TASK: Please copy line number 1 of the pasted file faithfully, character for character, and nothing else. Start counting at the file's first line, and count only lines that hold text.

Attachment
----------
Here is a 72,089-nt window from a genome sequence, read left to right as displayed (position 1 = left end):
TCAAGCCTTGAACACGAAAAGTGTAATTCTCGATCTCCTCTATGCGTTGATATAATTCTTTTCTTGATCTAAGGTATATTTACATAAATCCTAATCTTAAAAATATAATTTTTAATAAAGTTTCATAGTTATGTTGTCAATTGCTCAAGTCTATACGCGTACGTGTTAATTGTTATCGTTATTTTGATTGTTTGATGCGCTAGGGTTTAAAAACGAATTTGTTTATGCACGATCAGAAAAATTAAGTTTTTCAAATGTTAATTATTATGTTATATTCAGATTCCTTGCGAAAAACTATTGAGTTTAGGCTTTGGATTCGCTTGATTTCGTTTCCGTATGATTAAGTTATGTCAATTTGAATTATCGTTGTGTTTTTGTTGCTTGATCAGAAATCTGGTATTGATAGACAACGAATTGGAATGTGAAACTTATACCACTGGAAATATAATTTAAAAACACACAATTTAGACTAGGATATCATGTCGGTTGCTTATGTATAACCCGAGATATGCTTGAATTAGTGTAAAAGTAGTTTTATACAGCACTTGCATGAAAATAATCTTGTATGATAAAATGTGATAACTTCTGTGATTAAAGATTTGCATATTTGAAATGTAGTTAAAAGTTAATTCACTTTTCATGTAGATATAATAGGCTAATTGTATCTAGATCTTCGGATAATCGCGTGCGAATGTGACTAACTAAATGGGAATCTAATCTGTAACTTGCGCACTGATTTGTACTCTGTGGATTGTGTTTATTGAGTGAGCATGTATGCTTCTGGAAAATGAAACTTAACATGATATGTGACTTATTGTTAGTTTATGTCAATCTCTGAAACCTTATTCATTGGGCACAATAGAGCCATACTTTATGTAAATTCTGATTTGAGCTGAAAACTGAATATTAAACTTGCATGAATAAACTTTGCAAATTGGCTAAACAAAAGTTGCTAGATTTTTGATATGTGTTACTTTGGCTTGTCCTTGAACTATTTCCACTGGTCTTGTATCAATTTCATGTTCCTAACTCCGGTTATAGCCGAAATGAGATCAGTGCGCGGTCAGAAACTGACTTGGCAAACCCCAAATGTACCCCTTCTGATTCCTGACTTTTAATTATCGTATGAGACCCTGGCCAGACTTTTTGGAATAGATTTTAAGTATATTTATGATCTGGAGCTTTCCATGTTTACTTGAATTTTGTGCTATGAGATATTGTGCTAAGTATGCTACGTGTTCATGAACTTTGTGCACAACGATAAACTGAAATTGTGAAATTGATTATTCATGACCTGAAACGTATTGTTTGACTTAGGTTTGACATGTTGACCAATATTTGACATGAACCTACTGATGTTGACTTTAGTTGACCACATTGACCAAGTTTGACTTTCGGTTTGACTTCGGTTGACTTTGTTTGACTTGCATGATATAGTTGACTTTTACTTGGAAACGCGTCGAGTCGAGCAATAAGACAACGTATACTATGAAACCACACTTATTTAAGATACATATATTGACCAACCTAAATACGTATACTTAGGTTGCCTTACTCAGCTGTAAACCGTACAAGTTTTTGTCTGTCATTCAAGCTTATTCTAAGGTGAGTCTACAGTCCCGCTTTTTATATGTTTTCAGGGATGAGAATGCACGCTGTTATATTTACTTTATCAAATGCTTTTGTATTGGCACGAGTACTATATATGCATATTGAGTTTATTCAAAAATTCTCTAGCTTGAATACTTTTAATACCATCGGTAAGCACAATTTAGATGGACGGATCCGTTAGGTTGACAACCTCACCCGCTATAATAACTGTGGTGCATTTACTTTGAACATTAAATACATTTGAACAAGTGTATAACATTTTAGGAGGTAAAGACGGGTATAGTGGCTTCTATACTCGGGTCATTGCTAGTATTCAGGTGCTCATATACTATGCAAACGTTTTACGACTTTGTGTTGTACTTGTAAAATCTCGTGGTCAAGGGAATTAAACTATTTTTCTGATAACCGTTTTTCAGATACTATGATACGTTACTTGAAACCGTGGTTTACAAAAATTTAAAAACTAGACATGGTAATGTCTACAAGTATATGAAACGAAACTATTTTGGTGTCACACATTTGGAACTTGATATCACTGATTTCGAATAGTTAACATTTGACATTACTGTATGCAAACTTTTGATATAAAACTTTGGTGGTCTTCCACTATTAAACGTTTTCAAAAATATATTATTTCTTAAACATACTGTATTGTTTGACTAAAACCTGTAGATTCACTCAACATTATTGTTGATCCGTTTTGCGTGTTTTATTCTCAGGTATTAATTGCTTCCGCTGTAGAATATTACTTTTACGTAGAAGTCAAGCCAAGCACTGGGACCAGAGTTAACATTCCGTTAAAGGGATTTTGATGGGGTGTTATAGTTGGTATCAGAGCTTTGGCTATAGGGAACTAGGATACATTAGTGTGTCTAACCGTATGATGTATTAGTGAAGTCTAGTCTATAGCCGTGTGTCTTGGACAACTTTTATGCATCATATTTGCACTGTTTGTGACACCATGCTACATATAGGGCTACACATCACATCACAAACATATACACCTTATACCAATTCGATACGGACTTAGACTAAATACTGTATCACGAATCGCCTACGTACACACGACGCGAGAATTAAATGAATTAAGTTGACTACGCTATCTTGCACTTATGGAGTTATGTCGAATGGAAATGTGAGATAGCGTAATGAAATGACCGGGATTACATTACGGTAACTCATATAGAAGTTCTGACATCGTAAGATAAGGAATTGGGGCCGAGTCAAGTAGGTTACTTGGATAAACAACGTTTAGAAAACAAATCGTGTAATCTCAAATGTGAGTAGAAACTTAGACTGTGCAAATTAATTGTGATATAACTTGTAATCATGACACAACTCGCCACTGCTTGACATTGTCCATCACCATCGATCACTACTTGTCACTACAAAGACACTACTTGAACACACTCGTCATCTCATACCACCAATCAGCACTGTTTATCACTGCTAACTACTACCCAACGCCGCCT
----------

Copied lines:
Here is a 72,089-nt window from a genome sequence, read left to right as displayed (position 1 = left end):